It's easy to see how somebody could get lost in the craggy crevasses of Alaska's Knik and Colony glaciers, located about 50 miles east of Anchorage, the state's largest city. It's even surprisingly easy to see how the shifting plates of ice and earth could slowly, over the course of 70 years, digest a huge military plane.
That's exactly what happened in 1952, when an Air Force C-124 cargo plane crashed into Mount Gannett, rising up out of the glacial plain. All 52 souls aboard perished in the accident. Searchers located the crash site some days after the event, but it wasn't long before the wreckage was swallowed up by the movement of the glacier, grinding and grumbling against itself, shifting and shape changing.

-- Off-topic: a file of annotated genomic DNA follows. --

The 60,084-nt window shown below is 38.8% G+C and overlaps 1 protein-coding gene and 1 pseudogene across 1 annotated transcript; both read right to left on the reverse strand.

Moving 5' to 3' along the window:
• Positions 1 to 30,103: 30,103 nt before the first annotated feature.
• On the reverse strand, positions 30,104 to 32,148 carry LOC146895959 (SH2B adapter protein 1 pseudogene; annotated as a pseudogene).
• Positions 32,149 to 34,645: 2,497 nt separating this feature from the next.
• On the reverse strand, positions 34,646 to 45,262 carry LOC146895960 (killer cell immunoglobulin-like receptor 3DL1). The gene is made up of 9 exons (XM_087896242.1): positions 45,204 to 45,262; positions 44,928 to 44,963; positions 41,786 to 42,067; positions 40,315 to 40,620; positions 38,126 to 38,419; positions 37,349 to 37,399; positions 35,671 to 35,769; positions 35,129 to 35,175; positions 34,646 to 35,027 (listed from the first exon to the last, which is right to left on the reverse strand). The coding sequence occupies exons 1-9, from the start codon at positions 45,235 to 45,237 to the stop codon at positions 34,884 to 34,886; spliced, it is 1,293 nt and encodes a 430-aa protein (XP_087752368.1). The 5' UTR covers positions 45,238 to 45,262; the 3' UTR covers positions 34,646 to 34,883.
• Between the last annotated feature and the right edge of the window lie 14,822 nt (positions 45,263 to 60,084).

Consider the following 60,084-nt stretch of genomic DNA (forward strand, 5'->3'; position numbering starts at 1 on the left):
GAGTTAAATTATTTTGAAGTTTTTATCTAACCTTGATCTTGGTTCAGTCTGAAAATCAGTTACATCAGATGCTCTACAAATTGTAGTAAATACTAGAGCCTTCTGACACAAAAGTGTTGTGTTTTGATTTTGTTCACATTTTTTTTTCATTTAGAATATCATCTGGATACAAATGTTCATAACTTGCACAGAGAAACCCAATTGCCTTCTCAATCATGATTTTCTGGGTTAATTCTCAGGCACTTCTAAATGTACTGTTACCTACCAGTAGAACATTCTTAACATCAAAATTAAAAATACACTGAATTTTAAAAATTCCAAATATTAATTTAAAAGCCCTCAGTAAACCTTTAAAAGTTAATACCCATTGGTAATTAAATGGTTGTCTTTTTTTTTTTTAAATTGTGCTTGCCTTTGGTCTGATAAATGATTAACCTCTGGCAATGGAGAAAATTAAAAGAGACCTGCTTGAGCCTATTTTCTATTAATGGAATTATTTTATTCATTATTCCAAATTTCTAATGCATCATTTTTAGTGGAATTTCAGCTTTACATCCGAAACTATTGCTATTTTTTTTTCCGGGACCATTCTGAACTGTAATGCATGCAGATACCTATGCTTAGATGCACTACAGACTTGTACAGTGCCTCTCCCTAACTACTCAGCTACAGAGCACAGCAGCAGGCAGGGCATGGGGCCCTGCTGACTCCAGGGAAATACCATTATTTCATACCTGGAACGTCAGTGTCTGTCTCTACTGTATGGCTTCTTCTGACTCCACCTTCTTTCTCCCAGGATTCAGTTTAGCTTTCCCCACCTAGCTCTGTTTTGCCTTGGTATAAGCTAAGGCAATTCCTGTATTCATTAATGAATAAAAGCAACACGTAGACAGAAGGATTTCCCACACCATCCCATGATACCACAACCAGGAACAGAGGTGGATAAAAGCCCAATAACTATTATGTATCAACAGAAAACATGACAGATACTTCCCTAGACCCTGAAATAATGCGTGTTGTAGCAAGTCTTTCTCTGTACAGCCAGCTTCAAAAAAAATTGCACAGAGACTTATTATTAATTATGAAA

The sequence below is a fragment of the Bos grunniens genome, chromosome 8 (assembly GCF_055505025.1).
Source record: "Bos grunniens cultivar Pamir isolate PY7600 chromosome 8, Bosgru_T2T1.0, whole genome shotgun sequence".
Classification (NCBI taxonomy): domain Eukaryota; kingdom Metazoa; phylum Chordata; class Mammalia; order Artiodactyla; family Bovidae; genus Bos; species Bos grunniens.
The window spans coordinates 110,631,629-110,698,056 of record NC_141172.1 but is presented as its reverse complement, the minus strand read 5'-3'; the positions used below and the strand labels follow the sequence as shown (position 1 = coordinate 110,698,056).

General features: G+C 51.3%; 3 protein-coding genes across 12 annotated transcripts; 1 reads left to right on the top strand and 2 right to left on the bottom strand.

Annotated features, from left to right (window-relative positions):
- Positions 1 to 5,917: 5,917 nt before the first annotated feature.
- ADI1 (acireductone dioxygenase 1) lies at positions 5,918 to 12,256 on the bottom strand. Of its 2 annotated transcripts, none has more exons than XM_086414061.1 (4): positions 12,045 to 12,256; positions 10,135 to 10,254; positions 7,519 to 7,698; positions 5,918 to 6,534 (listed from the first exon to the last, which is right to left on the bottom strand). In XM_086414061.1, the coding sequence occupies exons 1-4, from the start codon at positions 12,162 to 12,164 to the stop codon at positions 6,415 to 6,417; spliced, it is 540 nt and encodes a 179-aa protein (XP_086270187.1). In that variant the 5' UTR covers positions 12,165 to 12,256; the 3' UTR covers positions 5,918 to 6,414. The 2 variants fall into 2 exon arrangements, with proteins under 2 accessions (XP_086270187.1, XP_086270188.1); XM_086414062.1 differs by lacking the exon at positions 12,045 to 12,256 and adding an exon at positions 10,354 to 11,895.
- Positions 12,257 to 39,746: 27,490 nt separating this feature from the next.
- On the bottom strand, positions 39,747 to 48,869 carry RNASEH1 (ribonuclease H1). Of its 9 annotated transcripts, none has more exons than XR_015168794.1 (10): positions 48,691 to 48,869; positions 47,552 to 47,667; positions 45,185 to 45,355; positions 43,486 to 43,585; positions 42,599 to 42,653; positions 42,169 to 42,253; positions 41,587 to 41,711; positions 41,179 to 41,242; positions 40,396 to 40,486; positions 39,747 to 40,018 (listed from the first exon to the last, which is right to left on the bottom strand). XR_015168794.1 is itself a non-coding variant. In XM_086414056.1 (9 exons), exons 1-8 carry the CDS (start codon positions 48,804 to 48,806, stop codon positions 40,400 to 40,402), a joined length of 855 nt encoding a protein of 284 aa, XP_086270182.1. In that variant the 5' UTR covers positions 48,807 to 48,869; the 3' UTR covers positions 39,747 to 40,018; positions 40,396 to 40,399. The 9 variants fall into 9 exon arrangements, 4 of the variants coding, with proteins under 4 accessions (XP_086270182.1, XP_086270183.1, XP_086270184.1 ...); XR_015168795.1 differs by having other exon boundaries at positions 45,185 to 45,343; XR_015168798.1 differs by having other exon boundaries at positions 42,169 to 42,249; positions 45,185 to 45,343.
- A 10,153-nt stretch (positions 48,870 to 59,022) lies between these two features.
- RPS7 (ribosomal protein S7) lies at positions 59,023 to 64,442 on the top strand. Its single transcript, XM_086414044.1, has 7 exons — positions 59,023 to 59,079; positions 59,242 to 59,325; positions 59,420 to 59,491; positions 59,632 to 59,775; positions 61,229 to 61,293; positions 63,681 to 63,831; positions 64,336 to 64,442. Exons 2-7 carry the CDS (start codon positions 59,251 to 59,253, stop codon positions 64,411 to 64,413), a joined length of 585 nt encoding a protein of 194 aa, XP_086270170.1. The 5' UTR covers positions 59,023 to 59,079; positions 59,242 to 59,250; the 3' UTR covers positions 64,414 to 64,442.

The terrain of Knik Glacier and surrounds is full of those crevasses, some only a few feet deep, others so deep you can't see the bottom. Some are just wide enough for a human body to squeeze in; some you could drop a dump truck into. There are some areas that look flatter than others, but then the trenches begin again, like giant claw marks scratched into earth.
It's within this terrain that crews from Joint Base Elmendorf-Richardson and Fort Wainwright have been working to recover debris from that 1952 crash. After seven decades, the glacier saw fit to spit out some of the wreckage from that historic wreck, and in June, it was spotted by an Alaska Army National Guard helicopter on a routine training mission.